In it, Vignoulle creates a unique and special language in dance, inspired by some exceptionally careful reflection on a complex subject …
People often speak of ‘the language of dance’, perhaps because dance is capable of expressing thoughts and ideas in a way that is very different from the linear logic of spoken words. There’s something of a paradox in this though, because what dance can express is often the kind of thought that transcends language. Ideas that are not well captured by vocabulary, understanding that is not well served by definition — this and more can be the fabric of movement and light and all of the interactions of choreography.
Manuel Vignoulle’s work is emblematic of this, partly because his willingness to invest in careful thought and reflection is extraordinary, and partly because his ability to express that thought as movement design is so remarkable. It’s a theme that extends through almost all of his work, not least the duet Black & White that was awarded the Grand Prize at the 2017 McCallum Theatre Choreography Festival when he performed it with Rena Butler.
Vignoulle’s latest work is a trio entitled EARTH, which he will be performing with Danica Paulos and Matteo Fiorani at The Dance Gallery Festival NYC (Saturday, November 3 at 7:30 pm and Sunday, November 4 at 3:00 pm at Ailey Citygroup Theatre), and then at The McCallum Theatre Choreography Festival, Palm Desert, California (Saturday, November 10 at 7:00 pm). In it, Vignoulle creates a unique and special language in dance, inspired by some exceptionally careful reflection on a complex subject — the interaction and connection and mutual involvement each of us experiences with others. We asked Manuel to give us some more insight into his thoughts, and to the beautiful way he expresses them in EARTH. Here’s what he told us:
It’s always a challenge, when instead of just feeling crowded by others, what you would really like is to feel so rejuvenated that you can be your own self …
Johnny Nevin: EARTH is a remarkable composition — a nine minute trio, most of it paced very moderately, in which the three dancers never lose their physical connection to eachother. And yet the movement is always dynamic and the trajectory is riveting. It seems like this could only be possible because there must be an exquisitely careful thought structure driving the work. Can you tell us what those thoughts were — the ideas we see expressed and embodied in EARTH?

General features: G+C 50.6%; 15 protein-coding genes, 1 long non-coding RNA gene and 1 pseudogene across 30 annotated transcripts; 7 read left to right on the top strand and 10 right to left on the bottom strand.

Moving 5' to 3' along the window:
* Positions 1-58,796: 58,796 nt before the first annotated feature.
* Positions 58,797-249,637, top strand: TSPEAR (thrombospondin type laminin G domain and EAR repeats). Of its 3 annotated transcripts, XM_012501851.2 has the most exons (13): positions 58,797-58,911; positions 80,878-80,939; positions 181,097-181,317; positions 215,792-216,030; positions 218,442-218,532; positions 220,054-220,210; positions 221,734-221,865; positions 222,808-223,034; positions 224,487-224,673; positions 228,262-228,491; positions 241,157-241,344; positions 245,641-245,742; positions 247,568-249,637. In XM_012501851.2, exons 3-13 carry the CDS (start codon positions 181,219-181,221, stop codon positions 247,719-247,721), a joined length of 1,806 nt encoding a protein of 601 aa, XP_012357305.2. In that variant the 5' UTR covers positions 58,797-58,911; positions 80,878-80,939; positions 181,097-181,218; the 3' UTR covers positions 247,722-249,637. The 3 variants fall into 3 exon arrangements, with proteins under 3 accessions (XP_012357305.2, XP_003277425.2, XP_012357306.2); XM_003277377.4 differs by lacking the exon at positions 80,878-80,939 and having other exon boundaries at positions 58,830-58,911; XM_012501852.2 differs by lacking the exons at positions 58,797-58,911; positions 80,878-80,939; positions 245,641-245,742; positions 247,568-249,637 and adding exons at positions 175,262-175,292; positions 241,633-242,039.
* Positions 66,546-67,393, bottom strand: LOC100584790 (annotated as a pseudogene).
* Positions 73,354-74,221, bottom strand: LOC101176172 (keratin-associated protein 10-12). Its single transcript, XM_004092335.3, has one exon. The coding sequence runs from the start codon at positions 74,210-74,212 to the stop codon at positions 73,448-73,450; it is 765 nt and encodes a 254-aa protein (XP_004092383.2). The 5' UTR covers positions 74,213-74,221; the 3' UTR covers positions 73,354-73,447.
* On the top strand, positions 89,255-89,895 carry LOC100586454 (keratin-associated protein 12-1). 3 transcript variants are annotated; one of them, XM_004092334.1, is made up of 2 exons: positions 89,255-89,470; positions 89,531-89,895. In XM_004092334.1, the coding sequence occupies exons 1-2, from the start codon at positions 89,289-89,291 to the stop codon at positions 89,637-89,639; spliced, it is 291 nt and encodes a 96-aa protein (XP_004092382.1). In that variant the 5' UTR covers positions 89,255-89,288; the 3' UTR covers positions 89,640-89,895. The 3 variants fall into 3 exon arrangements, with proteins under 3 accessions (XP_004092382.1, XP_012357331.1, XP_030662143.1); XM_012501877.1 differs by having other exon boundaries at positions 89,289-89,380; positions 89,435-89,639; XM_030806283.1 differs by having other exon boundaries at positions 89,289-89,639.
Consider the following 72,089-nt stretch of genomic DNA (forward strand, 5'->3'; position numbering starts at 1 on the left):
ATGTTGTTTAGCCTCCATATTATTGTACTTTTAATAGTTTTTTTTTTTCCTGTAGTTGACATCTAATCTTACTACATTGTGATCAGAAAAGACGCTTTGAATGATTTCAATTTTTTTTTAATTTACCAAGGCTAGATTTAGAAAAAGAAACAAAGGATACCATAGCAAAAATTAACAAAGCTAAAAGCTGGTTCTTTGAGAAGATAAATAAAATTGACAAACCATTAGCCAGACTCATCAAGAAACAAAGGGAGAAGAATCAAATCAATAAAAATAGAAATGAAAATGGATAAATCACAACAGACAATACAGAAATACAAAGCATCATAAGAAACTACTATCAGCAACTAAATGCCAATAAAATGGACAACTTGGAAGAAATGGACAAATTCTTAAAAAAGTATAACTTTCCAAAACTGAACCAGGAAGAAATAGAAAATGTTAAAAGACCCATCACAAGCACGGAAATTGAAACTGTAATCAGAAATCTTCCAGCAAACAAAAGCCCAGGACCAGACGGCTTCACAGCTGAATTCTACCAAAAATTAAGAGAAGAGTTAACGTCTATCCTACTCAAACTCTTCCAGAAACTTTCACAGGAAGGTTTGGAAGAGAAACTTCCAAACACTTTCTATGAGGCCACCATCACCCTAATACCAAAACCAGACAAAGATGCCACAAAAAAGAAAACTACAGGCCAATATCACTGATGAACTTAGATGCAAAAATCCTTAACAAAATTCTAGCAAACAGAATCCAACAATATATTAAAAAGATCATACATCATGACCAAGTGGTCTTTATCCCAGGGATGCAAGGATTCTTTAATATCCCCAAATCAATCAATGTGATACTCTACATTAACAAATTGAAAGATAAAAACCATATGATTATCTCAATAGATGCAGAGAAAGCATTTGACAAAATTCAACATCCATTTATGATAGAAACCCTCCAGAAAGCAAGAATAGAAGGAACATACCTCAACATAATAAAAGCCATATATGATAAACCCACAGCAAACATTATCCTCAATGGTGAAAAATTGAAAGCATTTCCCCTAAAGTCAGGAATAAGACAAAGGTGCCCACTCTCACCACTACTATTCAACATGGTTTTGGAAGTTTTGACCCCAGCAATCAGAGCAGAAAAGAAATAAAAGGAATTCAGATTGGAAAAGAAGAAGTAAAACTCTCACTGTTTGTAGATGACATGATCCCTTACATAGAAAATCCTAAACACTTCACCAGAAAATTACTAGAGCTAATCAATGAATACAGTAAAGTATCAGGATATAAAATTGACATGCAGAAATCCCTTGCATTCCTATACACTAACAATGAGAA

Manuel Vignoulle: There is a continuous connection between all of us, and EARTH is based on the idea of that connection, and also on the harmony that we always try to maintain in our connection with one another. It’s an equilibrium that is constantly changing, as we try to find some personal space and some purpose — to inspire, to be pushed, to give hope. It’s a process of balance and counterbalance, in which we try to guide, and to be guided, in our search and suggestion of new directions.
Living in a very big city, I always find it challenging to keep some kind of personal space — on public transportation, at work, in relationships. It’s always a challenge, when instead of just feeling crowded by others, what you would really like is to feel so rejuvenated that you can be your own self, without pretense or glitter. This is how I began to consider the idea of finding the right amount of space, the right way to be inclusive without being intrusive. I began to realize that other people sometimes are like a mirror, challenging us by showing us what we don’t want to see, pushing us to evolve and expand.
I use it as a mediator for peace, to generate hope …
With the social and political context in the world, I felt it was very important to create a piece that talks about the dynamics of our connections with others, about working together but still challenging each other, about finding harmony, and a feeling of peace with one another and in life. I believe art is here for many reasons, but for me, I use it as a mediator for peace, to generate hope and a deeper desire to create harmony in this world of differences and misunderstanding.